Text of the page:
My friend Beth and I were driving home from the farmers’ market last Saturday, and talking about our plans for the rest of the day. Her plans involved beating back the forces of chaos and entropy and finding the horizontal surfaces in her house. She even talked about washing woodwork. Then, she said, she thought she’d play some mandolin and work on the songs she’s learning.
Without even stopping to take a breath I blurted out, “Do music first!”
For both of us growing up, whatever work there was to be done had to be completed before we could do anything that smacked of “fun.” For me, homework had to be done before I could go outside and play. Dinner dishes had to be washed, dried and put away before I could escape to my room to read or play my guitar. On Saturdays, the house had to be vacuumed and the grass mowed before I could do anything with my friends.
This “work first, fun later” pattern was all too easy to carry along to adult life. The list of chores and responsibilities grew ever longer, leaving smaller and smaller windows of time where fun might squeeze in. And so it was also all too easy to put off harp practice (fun) until after all the work was done, and then find myself too tired and without enough time and imagination left to make harp practice worthwhile.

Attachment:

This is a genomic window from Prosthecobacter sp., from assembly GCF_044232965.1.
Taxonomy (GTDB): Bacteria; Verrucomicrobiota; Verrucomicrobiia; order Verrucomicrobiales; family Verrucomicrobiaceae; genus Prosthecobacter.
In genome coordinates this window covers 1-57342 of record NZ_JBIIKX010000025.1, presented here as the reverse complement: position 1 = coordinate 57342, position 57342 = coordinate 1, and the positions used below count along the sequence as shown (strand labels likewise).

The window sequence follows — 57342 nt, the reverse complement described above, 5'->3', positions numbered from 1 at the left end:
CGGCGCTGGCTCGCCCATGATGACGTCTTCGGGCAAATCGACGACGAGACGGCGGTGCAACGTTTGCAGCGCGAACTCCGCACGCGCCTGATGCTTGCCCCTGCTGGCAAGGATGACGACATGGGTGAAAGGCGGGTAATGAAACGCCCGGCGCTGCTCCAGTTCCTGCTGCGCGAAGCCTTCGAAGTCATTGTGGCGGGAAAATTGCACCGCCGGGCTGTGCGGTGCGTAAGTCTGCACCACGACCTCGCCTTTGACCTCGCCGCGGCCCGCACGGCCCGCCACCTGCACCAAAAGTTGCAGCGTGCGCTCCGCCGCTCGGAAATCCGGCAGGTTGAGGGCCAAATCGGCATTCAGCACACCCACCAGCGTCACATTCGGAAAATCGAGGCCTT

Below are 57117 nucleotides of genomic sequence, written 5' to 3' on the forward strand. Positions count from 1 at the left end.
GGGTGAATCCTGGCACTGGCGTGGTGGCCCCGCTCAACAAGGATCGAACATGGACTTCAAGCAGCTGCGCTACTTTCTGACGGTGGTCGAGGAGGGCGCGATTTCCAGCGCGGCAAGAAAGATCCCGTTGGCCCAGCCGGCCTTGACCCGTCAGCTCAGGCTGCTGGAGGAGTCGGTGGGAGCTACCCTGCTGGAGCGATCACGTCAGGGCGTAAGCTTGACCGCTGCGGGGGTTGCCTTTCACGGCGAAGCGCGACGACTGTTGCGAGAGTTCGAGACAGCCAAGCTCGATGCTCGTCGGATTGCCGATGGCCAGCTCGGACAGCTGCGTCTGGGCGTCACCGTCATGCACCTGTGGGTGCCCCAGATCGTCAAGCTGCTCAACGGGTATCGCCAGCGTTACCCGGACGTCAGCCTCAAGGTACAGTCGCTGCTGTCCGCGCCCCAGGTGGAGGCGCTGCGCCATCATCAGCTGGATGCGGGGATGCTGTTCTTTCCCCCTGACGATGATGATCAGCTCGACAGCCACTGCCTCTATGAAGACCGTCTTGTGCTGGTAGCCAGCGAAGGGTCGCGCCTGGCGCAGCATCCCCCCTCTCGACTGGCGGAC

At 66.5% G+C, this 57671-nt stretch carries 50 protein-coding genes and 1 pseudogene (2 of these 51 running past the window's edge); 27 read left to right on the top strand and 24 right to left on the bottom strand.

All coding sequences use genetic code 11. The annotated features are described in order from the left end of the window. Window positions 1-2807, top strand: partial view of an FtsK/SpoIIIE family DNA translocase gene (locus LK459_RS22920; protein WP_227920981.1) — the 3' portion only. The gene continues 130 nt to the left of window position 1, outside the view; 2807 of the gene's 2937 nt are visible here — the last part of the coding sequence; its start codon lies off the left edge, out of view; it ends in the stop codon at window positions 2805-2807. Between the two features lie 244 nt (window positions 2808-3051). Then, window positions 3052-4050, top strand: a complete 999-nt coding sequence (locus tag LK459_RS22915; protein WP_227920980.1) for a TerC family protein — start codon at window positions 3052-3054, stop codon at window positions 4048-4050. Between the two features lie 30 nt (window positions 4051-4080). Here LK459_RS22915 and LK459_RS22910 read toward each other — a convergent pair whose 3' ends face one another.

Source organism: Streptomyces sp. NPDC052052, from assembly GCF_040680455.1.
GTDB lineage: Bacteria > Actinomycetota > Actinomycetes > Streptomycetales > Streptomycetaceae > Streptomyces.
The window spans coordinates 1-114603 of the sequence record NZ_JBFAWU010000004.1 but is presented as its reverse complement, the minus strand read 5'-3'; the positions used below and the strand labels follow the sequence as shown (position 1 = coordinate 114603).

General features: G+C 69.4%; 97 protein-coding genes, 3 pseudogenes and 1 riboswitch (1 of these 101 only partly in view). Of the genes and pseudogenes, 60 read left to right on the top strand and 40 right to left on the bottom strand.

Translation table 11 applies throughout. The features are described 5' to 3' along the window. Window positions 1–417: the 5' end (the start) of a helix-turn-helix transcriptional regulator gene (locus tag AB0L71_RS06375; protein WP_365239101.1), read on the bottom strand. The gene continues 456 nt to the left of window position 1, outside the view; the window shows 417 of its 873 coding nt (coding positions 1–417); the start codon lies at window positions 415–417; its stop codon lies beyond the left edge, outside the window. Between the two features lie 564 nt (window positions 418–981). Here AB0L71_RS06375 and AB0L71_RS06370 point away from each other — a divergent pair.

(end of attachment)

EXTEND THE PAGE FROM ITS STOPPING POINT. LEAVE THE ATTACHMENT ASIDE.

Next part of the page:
It was time for a revolution, for considering that the earth would not stop turning on its axis if I did something I liked, if I dared to “have fun” before I did my chores. I bravely devised a new “I’m-an adult-and-can-do-what-I-want” philosophy: Do Music First. Before the dishes, before the laundry, before the dusting, before the gardening, before scooping the cat litter, before running errands, before the cooking and the shopping – before all the tasks and responsibilities of being an adult, do music first. Play my harp, and do what I love and what is the most important to me, first.
The world did not end. The health inspectors don’t knock on my door because the breakfast dishes aren’t done until after harp practice. There is still food on the grocery store shelves when I shop in the afternoon instead of first thing in the morning. The weeds don’t walk off and hide – they’re all still there waiting for me when I get to the garden. Life doesn’t seem to mind a bit if I have fun first and work later.
And so I encourage you, and challenge you, to start your days doing what you love, doing what is most important to you. Whatever it is, whatever makes your heart sing and your soul glad, do it first.